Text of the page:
Tag Archives: Right to Education Bill

Empowering Children through Education

While the rest of the world celebrates Children’s Day on November 20 every year, India celebrates it six days ahead, on the birth anniversary of its most beloved Prime Minister – Pandit Jawaharlal Nehru. With the Right to Education Bill passed successfully by our parliamentarians, education has become a fundamental right of children across the country.

However, education is not penetrating the darkest corners of India’s society, due to poor implementation. But at the same time, educationists across the country are doing their bit by stretching a lending hand to the needy and teaching the importance of education in a child’s life.

Sharonee Mullick, principal of Singapore International School (SIS), Mumbai, said, “Even though the literacy rate has gone up in our country, there are large sections of society which are deprived of basic education. It is our duty to step in and share our resources with those who are in need of help.” Read More>>

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Reservation for poor students, can it work?

Your Education is Our World

The govt should pay the cost of education from tax revenues, rather than taxing the parents of children going to private schools.

The Right to Education Bill has now been passed by parliament. One important provision of the bill requires that all private schools will have to provide 25 per cent reservation to poor students in admission. The government will compensate the schools for this quota of admission. What are the possible implications of this government-funded reservation initiative in private schools?

In principle, this is a laudable initiative since the poor students will have access to better quality education in private schools (which they can not afford otherwise) than is available in most government schools. Education is often the only means available for the children of poor families to break away from the poverty trap.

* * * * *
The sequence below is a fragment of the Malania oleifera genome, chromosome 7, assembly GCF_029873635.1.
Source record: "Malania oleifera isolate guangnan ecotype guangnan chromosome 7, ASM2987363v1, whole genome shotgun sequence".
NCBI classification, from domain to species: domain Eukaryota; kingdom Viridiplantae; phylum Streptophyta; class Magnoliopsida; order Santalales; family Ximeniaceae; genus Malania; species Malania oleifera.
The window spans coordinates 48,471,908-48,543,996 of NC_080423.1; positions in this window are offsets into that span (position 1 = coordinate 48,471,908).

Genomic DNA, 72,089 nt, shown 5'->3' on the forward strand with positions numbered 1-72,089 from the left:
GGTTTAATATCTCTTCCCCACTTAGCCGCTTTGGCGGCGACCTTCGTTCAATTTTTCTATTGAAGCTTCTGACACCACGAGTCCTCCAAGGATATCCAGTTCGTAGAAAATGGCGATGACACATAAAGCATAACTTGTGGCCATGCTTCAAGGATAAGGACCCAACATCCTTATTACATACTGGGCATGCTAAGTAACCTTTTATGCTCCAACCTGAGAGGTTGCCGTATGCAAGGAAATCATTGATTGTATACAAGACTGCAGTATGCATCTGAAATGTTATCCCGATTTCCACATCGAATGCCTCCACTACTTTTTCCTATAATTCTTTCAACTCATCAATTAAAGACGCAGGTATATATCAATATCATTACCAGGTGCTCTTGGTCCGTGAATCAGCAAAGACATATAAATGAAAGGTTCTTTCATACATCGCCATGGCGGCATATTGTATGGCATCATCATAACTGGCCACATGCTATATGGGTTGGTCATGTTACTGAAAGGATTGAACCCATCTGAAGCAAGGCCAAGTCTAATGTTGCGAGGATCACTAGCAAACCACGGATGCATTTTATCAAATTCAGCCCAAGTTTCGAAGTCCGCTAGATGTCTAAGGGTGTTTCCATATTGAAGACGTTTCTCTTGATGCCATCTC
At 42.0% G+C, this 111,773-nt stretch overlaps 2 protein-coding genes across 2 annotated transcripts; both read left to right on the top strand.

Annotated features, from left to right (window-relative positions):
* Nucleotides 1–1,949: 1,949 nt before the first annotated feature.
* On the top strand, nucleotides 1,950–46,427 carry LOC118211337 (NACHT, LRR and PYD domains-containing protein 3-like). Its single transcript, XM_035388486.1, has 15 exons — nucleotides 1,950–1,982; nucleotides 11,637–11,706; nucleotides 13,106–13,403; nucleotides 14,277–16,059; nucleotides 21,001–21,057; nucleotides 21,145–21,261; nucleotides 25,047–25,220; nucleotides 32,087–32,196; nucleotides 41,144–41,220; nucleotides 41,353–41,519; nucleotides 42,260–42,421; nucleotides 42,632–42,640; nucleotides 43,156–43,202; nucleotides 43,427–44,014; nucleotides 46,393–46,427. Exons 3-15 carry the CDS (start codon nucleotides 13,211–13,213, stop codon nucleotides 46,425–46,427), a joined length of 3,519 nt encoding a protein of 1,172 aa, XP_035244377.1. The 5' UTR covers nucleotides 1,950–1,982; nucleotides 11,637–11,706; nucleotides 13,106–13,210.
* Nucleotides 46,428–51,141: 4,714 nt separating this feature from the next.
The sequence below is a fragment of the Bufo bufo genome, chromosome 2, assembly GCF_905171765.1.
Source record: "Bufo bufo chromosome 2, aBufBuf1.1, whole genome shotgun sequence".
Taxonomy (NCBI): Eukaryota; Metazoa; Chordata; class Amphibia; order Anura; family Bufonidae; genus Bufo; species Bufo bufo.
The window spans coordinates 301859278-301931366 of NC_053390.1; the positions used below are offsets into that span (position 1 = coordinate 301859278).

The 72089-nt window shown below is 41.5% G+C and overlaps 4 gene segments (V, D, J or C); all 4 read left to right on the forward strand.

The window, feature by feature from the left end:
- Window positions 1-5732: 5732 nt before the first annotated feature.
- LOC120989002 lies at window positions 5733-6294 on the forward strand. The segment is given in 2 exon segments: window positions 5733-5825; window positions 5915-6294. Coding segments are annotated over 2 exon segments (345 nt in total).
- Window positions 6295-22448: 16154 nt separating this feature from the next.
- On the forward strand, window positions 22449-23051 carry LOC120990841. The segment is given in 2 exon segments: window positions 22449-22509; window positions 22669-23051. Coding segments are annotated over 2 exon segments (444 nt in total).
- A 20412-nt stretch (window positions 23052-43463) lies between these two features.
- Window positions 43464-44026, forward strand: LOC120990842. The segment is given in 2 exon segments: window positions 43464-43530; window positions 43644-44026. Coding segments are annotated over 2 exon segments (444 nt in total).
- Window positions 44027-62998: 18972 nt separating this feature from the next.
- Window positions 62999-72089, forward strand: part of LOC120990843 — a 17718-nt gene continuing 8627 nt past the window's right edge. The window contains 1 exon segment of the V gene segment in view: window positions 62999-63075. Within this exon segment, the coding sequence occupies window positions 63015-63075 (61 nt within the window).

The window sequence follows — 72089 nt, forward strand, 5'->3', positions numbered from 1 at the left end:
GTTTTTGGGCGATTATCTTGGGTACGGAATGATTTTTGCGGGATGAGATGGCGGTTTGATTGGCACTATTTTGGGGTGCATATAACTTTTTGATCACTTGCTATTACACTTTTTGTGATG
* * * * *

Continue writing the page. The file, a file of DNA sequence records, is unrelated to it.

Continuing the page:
The government will compensate the private schools at the rates charged by government schools which are much lower. That means cross subsidisation of poor students by the remaining 75 per cent students who will have to pay higher fees to cover the shortfall. It is like imposing an additional education cess on them, on top of the education cess that they are currently paying as income tax payers.

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AISA to oppose Right to Education bill

Your Education is Our World

The activists of All India Students Association (AISA) have decided to oppose the present structure of the Right to Education bill and demanded an expenditure of 10 per cent from the annual budget for the education sector. It has also decided to oppose the common school system as envisaged in the bill.

Sunil Maurya, secretary of local unit of AISA said that the Right to Education bill would result in the commercialization of education and privatization. The bill is also silent that 10 per cent of the annual budget would be spend on the education sector and further no recommendations of DS Kothari and Unnikrishan have been ignored in the bill.

He said that the provision of 25 per cent reservation for poor children in the schools and right to education is simple ploy of the Centre to be absolved of the responsibilities for providing education.

He said that AISA would continue to agitate on the issue of present structure of the Right to Education bill unless necessary changes are made in the bill in the interests of the children and the students at large.

Source: Times of India

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Education Bill ignores disabled children: Experts

Your Education is Our World

The much-hyped Right to Education Bill has drawn flak from a section of educationists for not making any provision to ensure access to quality education for differently-abled children.